The tabloid also revealed that in the 1980s, before the fall of the Iron Curtain, Bakony's father, Arpad Bakony, was the head of the environmental department at the ministry of industry — a predecessor of the present-day inspectorate — and received several state awards for his work.

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In an initial reaction after the spill, Zoltan Bakony said the reservoir was patrolled daily and "did not show any physical signs that something of this nature could happen." But Prime Minister Viktor Orban suggested that preliminary investigations revealed negligence playing a part.

"We have well-founded reasons to believe that there were people who knew about the dangerous weakening of the reservoir wall, but for personal reasons they thought it wasn't worth repairing and hoped there'd be no trouble," Orban said.

Bakondi, the disaster commissioner, said that police had taken over security tasks at all premises belonging to the company and that production at the plant could restart during the weekend, although a final decision had yet to be made.

Bakondi leads an 18-member supervisory committee, who will have to approve practically everything happening at MAL from now on.

The government rejected claims that the government was using the disaster as an excuse for ruling by decree.

"This is not the nationalization of the company," government spokeswoman Anna Nagy said. "It is placing it under government supervision until the catastrophe is resolved."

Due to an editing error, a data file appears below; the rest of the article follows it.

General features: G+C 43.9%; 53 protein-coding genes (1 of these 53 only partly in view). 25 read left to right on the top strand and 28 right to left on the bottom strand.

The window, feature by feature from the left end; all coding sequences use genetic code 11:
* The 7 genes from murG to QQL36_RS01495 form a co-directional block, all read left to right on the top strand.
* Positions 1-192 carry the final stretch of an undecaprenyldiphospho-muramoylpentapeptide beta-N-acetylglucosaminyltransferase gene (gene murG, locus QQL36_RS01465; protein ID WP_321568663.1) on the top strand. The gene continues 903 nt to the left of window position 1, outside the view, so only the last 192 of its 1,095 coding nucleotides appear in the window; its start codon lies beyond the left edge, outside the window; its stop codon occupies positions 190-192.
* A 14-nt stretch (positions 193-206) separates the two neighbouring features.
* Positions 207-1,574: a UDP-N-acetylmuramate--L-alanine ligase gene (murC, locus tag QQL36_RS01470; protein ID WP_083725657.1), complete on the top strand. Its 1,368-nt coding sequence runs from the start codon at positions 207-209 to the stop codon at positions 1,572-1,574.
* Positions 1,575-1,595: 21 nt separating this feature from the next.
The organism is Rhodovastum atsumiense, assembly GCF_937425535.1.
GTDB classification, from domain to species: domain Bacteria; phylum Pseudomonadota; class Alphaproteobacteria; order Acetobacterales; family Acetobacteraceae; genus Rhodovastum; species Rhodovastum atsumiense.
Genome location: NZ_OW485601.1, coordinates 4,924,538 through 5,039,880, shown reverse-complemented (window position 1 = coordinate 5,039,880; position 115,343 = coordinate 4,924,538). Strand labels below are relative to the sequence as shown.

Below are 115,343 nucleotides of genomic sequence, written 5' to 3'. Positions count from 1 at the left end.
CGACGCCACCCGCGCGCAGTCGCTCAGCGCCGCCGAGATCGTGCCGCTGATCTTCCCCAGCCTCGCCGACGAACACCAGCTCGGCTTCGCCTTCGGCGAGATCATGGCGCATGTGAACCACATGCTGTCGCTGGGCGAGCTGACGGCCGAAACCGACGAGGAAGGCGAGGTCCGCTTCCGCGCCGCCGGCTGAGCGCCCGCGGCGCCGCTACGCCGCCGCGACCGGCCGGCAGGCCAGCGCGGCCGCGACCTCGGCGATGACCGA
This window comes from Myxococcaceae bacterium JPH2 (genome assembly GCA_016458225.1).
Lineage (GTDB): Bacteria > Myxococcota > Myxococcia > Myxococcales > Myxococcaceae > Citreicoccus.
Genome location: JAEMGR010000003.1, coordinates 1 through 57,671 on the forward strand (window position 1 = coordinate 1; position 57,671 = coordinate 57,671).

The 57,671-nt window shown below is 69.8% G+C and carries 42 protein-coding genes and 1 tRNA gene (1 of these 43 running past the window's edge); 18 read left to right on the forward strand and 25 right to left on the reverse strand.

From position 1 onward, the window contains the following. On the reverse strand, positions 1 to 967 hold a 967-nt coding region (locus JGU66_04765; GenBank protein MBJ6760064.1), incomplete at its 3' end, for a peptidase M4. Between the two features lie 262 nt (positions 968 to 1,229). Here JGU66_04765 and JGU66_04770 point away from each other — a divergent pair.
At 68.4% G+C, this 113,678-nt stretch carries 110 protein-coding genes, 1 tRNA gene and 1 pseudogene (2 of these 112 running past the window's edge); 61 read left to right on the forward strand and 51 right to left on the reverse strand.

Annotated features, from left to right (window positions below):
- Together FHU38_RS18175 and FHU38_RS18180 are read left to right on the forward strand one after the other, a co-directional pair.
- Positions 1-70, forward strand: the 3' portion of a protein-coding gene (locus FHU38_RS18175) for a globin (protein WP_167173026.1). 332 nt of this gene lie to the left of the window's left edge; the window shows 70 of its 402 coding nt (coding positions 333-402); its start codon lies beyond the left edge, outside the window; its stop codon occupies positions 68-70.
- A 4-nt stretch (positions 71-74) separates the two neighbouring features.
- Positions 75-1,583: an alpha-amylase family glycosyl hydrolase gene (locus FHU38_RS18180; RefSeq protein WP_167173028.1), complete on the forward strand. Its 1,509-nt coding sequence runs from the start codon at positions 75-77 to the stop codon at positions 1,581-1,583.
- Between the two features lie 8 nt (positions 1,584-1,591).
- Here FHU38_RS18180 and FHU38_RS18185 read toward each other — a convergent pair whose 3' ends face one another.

Asked, however, what activities the company could carry out without the consent of the supervisory board, Bakondi answered, "Nothing."

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A corner of the reservoir at the alumina plant in Ajka, 100 miles southwest of Budapest, the capital, collapsed last Monday, releasing an estimated 184 million gallons of a highly caustic byproduct of alumina production, which is then used to make aluminum.

The Ajkai Timfoldgyar plant, which began operating in 1943, was sold to private investors in the 1990s in the wake of the collapse of communism.

MAL has a 12 percent market share in Europe of alumina production and 4 percent globally.

It says it spent $153 million in the past decade on maintenance and renovation work.

Media reports say it had revenues of nearly $147 million in 2009 and $253 million in 2007.

Copyright 2010 The Associated Press. All rights reserved. This material may not be published, broadcast, rewritten or redistributed.

Photos: Toxic red sludge floods towns near Budapest

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  1. The break in the reservoir near Akja, Hungary, is seen on Tuesday, Oct. 12. Cracks have also appeared in another section. (Sandor H. Szabo / EPA) Back to slideshow navigation
  2. Reuters photographer Bernadett Szabo has her boots sprayed after walking amid red toxic sludge in the flooded village of Devecser, Hungary, on Oct. 6. (Laszlo Balogh / Reuters) Back to slideshow navigation
  3. An aerial view shows the cracked northern wall of the reservoir containing red mud from the alumina factory on Oct. 10. (Gyoergy Varga / MTI via AP) Back to slideshow navigation
  4. Toxic sludge floods the streets of the Hungarian village of Devecser, Saturday, Oct. 9. (Laszlo Balogh / Reuters) Back to slideshow navigation
  5. The level of the sludge is seen on the wall of a house in Kolontar, Hungary, Oct. 10. (Balint Porneczi / AFP - Getty Images) Back to slideshow navigation
  6. A rescue worker inspects a house in the flooded village of Devecser, Oct. 9. (Bernadett Szabo / Reuters) Back to slideshow navigation